“Being in the ‘cue biz, I really don’t have much opportunity to use seasonal ingredients. When I was going to culinary school in Phoenix I had the opportunity though at the Phoenician resort. I loved artichokes, cleaning a case a day down to the heart then braising them in lemon and white wine till very tender. We used these as a pizza topping and a flatbread topping. I also had the pleasure of using fresh morel mushrooms during the spring, cooking them in butter, garlic, and wine till soft. Best was a flatbread with four cheeses, artichokes, morels and drizzled with a balsamic reduction… HEAVEN! Perhaps one day I’ll open a fine dining establishment and get back to my roots, but I’m having so much fun doing barbecue right now.”
View our December 2017 Nine on the Line with David Martin.
It’s always the best time of the year when Noel Patterson brings us our first harvest of honey comb. Noel is our resident bee keeper on property at Miraval and we have over 20 hives we harvest from. When in season, honey truly encapsulates time and place even more so than wine. You get the exact flavor of everything that is growing and blooming in that specific area to reflect the locality of where it was harvested. I love exploring the difference between each honey from where it was harvested — some of the best I’ve ever tasted was from Noel’s backyard in downtown Tucson.
Bee pollen and fresh nectar are also incredible spring/summer flavors that are unique byproducts of harvesting honey. Bee pollen has this incredibly sweet, and toasty flavor and almost has the mouth feel of shortbread. It’s great for cocktails, charcuterie, and just eating raw. We used it for chocolate-covered honey comb and rolled it in bee pollen last year and it was phenomenal. You can see and taste Noel’s honey spread throughout our menus and beverage lists this spring. We are even working on developing a signature pain au levain bread featuring Noel’s honey and made specifically for Miraval Tucson from Monsoon Chocolate’s Nathan Teufel. He will be creating this loaf to reflect the locality of the Catalina valley by using locally milled mesquite flour, honey, and some native flours and should be available this summer.”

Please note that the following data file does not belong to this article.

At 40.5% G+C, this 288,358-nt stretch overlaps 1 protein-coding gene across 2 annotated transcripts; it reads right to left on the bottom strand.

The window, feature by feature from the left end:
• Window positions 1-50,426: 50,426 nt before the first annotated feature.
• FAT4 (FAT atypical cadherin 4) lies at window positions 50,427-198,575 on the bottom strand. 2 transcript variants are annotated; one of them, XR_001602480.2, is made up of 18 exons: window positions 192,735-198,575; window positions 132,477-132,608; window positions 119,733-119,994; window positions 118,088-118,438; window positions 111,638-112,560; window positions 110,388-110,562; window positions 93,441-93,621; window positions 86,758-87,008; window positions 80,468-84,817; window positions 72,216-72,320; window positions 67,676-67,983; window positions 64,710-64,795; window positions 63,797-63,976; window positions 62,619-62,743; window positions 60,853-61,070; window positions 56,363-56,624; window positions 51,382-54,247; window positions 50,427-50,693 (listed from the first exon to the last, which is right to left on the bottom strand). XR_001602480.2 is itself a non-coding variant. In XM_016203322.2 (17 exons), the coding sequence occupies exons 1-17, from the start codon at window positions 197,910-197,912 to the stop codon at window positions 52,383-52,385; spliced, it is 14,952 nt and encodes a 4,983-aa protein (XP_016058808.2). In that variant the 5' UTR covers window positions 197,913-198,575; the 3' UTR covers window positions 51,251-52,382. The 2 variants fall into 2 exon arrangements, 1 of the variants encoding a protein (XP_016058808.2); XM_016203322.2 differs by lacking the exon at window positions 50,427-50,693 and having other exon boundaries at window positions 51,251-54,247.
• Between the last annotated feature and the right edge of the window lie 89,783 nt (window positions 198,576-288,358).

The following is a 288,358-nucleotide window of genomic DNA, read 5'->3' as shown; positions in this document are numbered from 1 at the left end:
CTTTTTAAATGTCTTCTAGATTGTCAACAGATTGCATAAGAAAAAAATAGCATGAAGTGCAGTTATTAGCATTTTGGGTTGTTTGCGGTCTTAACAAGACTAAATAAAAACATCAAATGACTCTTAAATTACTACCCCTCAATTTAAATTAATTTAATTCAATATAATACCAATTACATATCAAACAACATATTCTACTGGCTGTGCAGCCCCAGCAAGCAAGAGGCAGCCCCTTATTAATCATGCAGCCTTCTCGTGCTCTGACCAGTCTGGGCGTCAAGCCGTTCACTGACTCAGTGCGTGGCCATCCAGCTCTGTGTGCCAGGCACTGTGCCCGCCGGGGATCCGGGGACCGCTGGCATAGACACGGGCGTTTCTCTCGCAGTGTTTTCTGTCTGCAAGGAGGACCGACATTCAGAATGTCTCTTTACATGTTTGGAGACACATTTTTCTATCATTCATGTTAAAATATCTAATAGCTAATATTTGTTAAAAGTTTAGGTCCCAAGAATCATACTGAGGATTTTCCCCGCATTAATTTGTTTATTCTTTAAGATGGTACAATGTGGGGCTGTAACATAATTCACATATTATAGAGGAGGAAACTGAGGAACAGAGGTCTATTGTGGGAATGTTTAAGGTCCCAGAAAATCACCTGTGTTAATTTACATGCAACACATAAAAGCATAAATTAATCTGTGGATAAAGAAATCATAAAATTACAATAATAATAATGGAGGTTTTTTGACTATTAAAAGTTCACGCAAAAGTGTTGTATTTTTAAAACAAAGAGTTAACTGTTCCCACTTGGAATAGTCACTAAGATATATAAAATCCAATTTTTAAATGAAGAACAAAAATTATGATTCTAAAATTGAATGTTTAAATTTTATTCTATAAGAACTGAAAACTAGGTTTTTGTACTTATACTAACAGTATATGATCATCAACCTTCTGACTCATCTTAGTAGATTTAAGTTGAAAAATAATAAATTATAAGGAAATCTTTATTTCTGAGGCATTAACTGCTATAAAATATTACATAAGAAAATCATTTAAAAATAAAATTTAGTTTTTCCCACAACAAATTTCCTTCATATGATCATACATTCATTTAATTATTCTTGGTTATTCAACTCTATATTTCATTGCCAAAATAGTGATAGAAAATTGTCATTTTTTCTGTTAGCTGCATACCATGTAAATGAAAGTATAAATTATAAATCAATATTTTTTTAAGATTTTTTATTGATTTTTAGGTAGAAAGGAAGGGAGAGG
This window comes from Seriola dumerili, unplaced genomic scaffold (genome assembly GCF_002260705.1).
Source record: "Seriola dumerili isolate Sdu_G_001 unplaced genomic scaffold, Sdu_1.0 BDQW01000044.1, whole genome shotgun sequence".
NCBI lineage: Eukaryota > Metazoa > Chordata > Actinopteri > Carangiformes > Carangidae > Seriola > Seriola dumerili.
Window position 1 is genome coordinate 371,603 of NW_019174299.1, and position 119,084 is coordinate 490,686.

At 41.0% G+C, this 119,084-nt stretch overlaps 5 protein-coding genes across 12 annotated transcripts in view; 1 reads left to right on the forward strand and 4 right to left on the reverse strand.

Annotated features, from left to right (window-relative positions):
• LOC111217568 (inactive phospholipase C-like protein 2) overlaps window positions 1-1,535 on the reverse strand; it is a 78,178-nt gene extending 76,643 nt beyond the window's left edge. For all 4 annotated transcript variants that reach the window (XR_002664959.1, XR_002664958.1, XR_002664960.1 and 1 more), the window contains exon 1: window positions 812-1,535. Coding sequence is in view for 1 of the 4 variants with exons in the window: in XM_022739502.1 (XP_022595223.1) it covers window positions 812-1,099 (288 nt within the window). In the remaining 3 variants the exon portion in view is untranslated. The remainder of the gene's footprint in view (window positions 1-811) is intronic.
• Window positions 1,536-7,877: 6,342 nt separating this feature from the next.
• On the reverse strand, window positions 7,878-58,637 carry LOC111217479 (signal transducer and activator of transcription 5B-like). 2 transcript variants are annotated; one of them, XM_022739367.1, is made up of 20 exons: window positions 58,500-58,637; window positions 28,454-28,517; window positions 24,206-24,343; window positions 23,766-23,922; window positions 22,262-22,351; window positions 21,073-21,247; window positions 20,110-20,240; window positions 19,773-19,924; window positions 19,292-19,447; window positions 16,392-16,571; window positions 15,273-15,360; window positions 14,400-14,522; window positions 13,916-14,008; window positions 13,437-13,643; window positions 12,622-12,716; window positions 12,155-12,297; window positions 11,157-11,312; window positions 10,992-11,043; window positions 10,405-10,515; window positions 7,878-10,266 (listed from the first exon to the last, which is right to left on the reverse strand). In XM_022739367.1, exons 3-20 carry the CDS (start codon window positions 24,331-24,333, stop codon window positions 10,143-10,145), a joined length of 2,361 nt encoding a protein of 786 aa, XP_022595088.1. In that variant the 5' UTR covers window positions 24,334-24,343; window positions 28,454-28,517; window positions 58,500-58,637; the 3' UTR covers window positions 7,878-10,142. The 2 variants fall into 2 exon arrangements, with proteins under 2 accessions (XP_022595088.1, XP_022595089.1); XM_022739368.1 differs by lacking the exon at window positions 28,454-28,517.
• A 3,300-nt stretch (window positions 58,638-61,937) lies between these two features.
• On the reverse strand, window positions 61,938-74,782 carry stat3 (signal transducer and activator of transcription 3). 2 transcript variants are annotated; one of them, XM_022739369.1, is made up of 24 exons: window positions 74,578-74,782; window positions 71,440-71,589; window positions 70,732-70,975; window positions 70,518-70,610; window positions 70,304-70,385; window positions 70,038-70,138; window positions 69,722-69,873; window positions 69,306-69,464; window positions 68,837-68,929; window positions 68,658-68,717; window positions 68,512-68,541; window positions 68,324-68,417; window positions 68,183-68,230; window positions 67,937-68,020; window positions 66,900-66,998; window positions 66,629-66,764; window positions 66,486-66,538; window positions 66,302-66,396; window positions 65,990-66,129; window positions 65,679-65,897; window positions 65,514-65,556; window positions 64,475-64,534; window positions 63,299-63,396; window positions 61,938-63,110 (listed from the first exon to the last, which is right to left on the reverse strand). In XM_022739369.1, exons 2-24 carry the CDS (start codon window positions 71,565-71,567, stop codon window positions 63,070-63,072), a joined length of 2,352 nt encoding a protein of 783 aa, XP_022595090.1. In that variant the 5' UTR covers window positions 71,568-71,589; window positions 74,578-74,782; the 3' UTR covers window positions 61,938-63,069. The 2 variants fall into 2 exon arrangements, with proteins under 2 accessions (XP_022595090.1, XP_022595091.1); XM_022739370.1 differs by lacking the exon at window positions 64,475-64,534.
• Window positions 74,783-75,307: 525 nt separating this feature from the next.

View our March 2017 Nine on the Line with Kyle Nottingham.
“I get excited for spring when I start seeing really great asparagus at terrific prices in the markets. It’s delicious, versatile, and has flavor affinities with so many of my other spring favorites — peas, artichokes, mushrooms, tarragon, and chervil. It also matches well with potato chips and beer, with white chocolate and hazelnut… it’s got some surprising flavor complements. I geek out for grilled asparagus with a béarnaise sauce or steamed asparagus with a Sherry and mustard vinaigrette, pancetta lardons, topped with a poached egg… it’s ineffably delicious.
As a second-line total niche fetish spring ingredient, though — I have to sing the praises of cholla buds. Harvested just before the flowers bloom, cholla buds have a flavor that marries artichoke and asparagus (already two of my other favorites). They dry very well, so you can rehydrate and use them throughout the year in salads, as pickles, as hyper-local alternatives wherever you would use asparagus tips or artichoke hearts. And where else in the world are you going to get them? It’s one of those amazing only-in-Tucson kind of ingredients.”
View our September 2015 Nine on the Line with Devon Sanner.
“Rosé is my very most favorite spring ingredient, and fresh Lavender… in food, drinks, tea, cocktails. I could bathe in both happily :-)??
We have both on the menu right now! yummmmmmm?”
“Spring is definitely my favorite season of the year followed by fall, I love them so much I tattooed spring ingredients on my arm. Other than heirloom carrots and beets, I love fiddlehead ferns, ramps and garlic scapes. I wait all year and gorge on as much apricots I can get my hands on.
I usually use as much fresh product I can at the beginning and load up towards the end and preserve and pickle. A few years ago, we had a particularly great season for ramps and I ordered almost 100 pounds of them. I pickled most of them so I could have them all year.”
View our July 2017 Nine on the Line with David Solorzano.
“Spring has to be my favorite time of the year when it comes to produce offerings so this is a tough one, but artichoke takes the cake for me. I am not a fan of the canned ones but you cannot beat fresh steamed or grilled whole artichokes, squeeze on a little lemon and dip those suckers in some mayo, and melted butter. I could eat this forever.”
View our May 2017 Tools They Use with Brian Smith.
“Bone-in leg of lamb rubbed with mustard, garlic, and rosemary and slow-roasted over mesquite.”